Mexico's presidential candidates have hit the campaign trail in the run-up to the July 1 polls, and some of them are being followed by the government – in the most literal sense.
Traveling by highway to campaign stops, National Action Party (PAN) candidate Ricardo Anaya posted on Twitter that he's being followed by the Mexican equivalent of the CIA: the National Center of Investigation and Security (CISEN).
Anaya, who announced his candidacy for the right-wing party in December and is also heading a multi-party coalition – Citizens Front for Mexico – today tweeted pictures and videos of people in a Nissan Tiida with the registration plate MXJ7679 following his car.
Some of the drivers and passengers in Anaya's pictures look directly at the camera, while others try to hide their faces.
"These are two more examples of those who are following me," the candidate posted. "As soon as I leave my house they follow me. They refuse to identify themselves.
"Instead of going after criminals, they spy against those in opposition to the government. This is how state resources are spent. This is why we are how we are."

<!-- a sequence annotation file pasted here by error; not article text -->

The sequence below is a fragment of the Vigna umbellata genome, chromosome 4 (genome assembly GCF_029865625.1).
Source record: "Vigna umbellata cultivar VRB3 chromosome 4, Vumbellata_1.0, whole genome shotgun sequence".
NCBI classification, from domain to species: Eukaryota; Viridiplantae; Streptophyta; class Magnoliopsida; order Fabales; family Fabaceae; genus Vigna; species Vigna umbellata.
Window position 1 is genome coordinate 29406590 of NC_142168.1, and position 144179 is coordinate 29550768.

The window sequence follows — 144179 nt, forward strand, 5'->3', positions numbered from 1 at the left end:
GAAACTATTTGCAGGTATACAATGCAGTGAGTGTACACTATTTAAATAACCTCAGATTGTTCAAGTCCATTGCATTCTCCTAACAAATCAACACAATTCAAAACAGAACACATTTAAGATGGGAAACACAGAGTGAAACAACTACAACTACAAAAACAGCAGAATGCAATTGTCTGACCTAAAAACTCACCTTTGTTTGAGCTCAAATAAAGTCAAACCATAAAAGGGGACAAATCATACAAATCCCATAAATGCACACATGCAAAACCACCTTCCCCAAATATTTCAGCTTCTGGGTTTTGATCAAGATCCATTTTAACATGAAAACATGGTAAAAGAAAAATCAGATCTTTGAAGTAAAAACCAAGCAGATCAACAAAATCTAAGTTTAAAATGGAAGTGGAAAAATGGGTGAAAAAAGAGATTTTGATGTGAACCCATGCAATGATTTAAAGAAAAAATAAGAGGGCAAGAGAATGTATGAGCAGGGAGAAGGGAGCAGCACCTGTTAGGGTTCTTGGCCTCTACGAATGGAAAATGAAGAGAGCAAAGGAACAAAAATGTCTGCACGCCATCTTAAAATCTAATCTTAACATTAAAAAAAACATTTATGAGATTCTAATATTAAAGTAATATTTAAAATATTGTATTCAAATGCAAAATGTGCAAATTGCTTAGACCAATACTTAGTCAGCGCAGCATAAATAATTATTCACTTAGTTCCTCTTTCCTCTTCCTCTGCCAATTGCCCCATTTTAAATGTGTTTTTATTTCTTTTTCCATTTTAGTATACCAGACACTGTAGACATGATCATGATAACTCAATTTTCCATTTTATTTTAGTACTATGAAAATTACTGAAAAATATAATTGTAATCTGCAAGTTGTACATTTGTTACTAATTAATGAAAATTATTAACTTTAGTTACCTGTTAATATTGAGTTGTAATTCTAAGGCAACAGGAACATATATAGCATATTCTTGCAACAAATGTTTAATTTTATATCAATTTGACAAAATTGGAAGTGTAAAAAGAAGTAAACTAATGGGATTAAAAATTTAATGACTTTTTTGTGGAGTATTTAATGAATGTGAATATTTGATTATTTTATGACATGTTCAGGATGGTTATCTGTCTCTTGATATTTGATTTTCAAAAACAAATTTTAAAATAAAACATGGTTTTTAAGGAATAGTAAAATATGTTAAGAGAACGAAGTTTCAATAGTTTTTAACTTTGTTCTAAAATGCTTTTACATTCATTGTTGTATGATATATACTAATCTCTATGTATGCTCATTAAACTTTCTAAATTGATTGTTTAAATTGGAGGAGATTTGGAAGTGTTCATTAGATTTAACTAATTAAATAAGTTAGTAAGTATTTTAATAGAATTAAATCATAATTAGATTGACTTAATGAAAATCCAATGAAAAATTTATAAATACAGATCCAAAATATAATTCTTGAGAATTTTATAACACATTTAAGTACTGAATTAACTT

Another Anaya video published today shows a Jeep with the plate YHA8608 closely following the candidate on Feb. 11 while he was traveling from Coatzacoalcos to Mexico City.
In the video, Anaya pulls over and asks the Jeep driver if he's following him. The driver then tells Anaya his name and says he's with CISEN, "at your service."
This is the third time CISEN has followed the PAN candidate – who ranks second in national electoral polls – within the past few days, according to Anaya.
"We're asking… that the government… tells us why they are spying on the political opposition," he said in a formal statement.
Secretary of the Interior Alfonso Navarrete claims that the alleged stalkings don't constitute "meddling" and can't be considered illegal.
"This isn't a case of espionage, or espionage against the opposition, or any clandestine act," said Navarrete. He insisted the agency monitors all relevant activities within the country, but that doesn't mean it is "meddling in the personal lives" of candidates.
Leftist and lead candidate Andres Manuel Lopez Obrador said last week that he and his family were also being spied on.
Anaya said: It's worrying that the federal PRI (Institutional Revolutionary Party) government keeps using human, economic and material resources to monitor its opposition.
"It should be following those who have take away peace in Mexico to make the future better. Let's not forget that Mexico's 2017 homicide rate was the highest in recent history."
The murder rate in Mexico reached 29,168 last year: the highest reported figure in two decades.
PRI candidate Jose Antonio Meade, at least 12 points behind Obrador in electoral surveys, hasn't claimed he is being followed. He's hoping to replace President Enrique Peña Nieto, also of the PRI, whose administration has been riddled with corruption scandals and impunity.